• In Einstein's Bridge, the expense of SSC were used as one of the reasons to close that project.
  • Honor Harrington: Courtesy of their control of the largest known wormhole junction in the Galaxy and a massive merchant marine, Manticore can afford to run a robust R&D program in the middle of a shooting war while the bankrupt People's Republic of Haven can't, even if their educational system wasn't hideously crippled.
  • Safehold: Both sides of the Jihad come to the point of "we need these new weapons, but how are we going to pay for them?" The Church of God Awaiting goes from the richest organization on the planet in book 1 to verge-of-bankruptcy before book 9. The only thing that keeps Charis going is the discovery of rich silver mines on a mostly-unsettled Charisian island.
  • Animorphs: The Animorphs run into Yeerk-infested horses being used to spy on the local version of Area 51, who suddenly talk to each other in an alien language (that isn't their own). Ax says they might be using cheap versions of what seems to be a common galactic piece of equipment that uses a Common Tongue rather than the Yeerk language.
  • To the Bursar's delight, this trope is averted in The Truth, when he learns Mr. Goodmountain's printing press prices are far below the usual Guild of Engravers'. This, and the promise of an invite to a future luncheon, is enough to convince him to offer Unseen University's business to Mr. Goodmountain.

  • In one of Doctor Steel's songs, "Build the Robots", Dr. Steel laments about building a high-tech giant robot army:
    I need assembly lines
    A crew and much more time.
    The money's all mine
    And my funds are getting thin.
    I'm gonna have to rob a bank again.
    'Cause I'm spending every dime and
    I'm spending all my time to
    Build the robots.

    Tabletop Games 
  • Genius: The Transgression goes a little overboard in insisting that Geniuses be able to account for how, exactly, they pay for those wonderful toys. It stops short of having the Storyteller request an itemized budget from the players, but only just.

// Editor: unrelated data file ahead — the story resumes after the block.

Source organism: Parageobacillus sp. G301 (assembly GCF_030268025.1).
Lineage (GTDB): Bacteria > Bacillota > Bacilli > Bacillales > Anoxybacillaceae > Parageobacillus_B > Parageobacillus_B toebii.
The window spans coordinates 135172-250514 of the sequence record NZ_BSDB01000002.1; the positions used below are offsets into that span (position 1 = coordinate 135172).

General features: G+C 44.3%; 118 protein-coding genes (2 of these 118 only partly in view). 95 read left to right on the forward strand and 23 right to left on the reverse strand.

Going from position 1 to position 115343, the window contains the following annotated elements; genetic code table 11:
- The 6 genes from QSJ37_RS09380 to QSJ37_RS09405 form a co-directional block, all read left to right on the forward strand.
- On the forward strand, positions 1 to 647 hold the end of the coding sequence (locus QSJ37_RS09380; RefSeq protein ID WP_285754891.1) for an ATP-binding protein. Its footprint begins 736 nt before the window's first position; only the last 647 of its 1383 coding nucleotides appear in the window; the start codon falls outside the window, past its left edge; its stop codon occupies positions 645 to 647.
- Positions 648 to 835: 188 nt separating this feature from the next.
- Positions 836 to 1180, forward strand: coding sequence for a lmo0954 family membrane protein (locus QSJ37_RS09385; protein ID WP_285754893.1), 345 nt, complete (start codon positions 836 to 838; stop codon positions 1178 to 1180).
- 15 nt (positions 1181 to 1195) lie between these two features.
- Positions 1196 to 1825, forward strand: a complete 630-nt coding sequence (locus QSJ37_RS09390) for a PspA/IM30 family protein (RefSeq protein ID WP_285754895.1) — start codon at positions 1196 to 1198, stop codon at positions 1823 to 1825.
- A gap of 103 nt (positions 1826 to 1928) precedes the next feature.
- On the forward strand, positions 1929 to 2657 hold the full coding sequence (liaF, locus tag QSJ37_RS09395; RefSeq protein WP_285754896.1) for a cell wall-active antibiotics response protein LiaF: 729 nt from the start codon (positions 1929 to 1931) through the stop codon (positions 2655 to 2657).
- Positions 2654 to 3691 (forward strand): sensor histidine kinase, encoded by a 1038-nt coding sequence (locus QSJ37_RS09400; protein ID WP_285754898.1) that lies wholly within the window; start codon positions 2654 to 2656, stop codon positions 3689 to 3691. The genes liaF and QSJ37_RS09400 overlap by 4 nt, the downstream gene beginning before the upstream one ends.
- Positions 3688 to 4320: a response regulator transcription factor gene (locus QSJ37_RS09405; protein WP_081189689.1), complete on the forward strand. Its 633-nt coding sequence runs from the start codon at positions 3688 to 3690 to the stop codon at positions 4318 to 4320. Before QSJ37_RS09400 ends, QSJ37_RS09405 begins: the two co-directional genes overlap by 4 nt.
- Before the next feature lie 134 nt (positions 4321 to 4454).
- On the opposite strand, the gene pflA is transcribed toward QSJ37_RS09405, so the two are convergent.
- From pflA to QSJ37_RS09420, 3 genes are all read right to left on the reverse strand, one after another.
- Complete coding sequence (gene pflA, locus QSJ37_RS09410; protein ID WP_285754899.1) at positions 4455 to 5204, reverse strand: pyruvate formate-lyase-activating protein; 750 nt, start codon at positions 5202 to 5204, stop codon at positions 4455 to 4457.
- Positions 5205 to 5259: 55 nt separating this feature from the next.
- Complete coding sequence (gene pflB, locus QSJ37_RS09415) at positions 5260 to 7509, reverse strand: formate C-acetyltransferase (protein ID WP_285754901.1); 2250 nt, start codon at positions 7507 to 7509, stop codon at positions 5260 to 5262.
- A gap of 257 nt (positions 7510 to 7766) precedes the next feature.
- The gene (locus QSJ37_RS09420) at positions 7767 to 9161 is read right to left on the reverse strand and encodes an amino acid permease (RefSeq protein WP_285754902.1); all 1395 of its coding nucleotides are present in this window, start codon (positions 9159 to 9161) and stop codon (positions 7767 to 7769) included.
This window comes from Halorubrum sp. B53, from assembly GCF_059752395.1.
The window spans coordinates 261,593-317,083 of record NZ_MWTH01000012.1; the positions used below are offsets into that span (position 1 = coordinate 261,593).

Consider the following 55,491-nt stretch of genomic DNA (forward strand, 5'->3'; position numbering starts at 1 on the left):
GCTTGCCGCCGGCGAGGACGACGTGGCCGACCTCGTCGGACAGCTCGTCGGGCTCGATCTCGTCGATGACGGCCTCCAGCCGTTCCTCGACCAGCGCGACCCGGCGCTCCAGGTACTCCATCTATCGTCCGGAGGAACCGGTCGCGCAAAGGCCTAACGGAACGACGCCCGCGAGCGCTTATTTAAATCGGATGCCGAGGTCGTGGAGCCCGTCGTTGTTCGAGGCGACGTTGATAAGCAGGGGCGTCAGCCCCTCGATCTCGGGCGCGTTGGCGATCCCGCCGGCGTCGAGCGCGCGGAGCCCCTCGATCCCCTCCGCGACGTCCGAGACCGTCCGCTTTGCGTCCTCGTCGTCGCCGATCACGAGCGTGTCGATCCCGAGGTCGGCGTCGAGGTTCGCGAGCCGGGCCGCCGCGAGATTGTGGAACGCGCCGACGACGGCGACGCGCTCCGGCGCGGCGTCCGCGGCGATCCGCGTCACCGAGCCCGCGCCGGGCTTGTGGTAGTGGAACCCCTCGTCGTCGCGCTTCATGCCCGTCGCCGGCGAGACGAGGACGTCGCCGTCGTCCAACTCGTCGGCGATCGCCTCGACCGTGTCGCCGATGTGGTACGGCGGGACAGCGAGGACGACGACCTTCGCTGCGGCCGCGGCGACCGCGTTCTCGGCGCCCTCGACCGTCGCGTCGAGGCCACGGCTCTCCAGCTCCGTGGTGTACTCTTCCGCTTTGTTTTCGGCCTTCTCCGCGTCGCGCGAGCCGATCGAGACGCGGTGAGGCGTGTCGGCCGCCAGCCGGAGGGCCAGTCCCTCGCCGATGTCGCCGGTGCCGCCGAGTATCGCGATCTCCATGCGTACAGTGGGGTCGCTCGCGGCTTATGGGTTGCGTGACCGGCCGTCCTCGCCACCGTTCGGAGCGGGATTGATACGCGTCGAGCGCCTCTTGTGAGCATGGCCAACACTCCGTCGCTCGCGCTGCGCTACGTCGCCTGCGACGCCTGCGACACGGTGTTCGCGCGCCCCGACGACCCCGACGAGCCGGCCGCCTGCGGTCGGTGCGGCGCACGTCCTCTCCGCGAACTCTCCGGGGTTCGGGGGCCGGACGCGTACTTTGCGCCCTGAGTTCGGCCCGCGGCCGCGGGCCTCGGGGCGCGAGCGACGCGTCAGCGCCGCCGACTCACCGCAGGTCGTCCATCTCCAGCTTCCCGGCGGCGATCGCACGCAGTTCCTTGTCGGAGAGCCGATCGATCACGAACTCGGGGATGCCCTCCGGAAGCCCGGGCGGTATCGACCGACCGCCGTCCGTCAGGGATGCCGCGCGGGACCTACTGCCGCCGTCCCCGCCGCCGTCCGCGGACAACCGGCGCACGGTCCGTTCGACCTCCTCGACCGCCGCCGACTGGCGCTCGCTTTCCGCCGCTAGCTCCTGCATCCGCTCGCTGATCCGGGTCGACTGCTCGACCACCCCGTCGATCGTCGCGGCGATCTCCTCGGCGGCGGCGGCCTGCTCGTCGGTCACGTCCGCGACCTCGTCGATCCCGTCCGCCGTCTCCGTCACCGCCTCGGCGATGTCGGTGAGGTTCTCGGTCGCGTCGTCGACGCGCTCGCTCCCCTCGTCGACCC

• d20 Modern provides rules in the d20 Future sourcebook for buying advanced gear as well as modern gear made more advanced by heavy modification, with set increases in the cost for each boost. Yes, you can have yourself a Sniper Pistol if you're willing to shell out.

    Video Games 
  • Strategy games sometimes have "miniaturization" effects - an eventual reduction in cost of hardware that isn't new as the player climbs higher on Tech Tree in corresponding fields, which leaves it a viable choice for some time.
  • Stars! (1995) makes each item cheaper by 4% per Tech Level prerequisite (if it has any) exceeded in all applicable fields until its resource cost drops to 24%. "Bleeding Edge Technology" trait, doubles the cost of new technologies until Tech Levels are exceeded, but improves by 5%/level with 20% bottom. This sucks on highest-level items, however, since there's no room left for improvement and you're just stuck with double cost until the end.
  • In Master of Orion 2 "miniaturization" lowers both the cost and size of devices, and empty levels at the top of the Tech Tree exist to allow extra miniaturization of top-tier tech (and score points).
  • Sid Meier's Alpha Centauri has prototyping, where the first unit of a new design has an added initial cost before you can even produce any. This cost is ignored by the Spartans and at bases with a Skunkworks. Prototypes have a special advantage, as well: because prototypes are typically entrusted to experienced personnel, these units gain a boost to Morale (i.e. XP). Significantly, this still applies when the prototype is built at the Skunkworks...but not for the Spartans. Not that they need the boost (they start at +2 Morale, so giving them the extra boost would just be overkill).
  • Sword of the Stars II also introduces prototyping. You can't start mass-producing new ship designs until you build the prototype. Prototypes are subject to the Random Number God. Certain qualities (firepower, armor, energy production, etc.) can be slightly better or worse than the mass-produced sister ships, which is why the designers saw fit to give prototypes nicknames reflecting their qualities.
  • Halo universe:
    • The Spartan Laser is noted to have initially cost as much as a 400,000-ton warship.
    • This is part of the reason why Spartans weren't able to be mass-produced until after the war; their MJOLNIR Powered Armor was notoriously expensive to produce. They also had to design a version that didn't require the user to be surgically enhanced during adolescence to ever use.
  • Mass Effect:
    • It's mentioned that for what the Systems Alliance spent on the Normandy SR-1, they could have built and outfitted an entire flotilla of standard frigates. The Normandy is of course a Super Prototype with unmatched stealth capabilities. In Mass Effect 2, the Normandy SR-2 is indicated to be even more expensive and capable than her predecessor.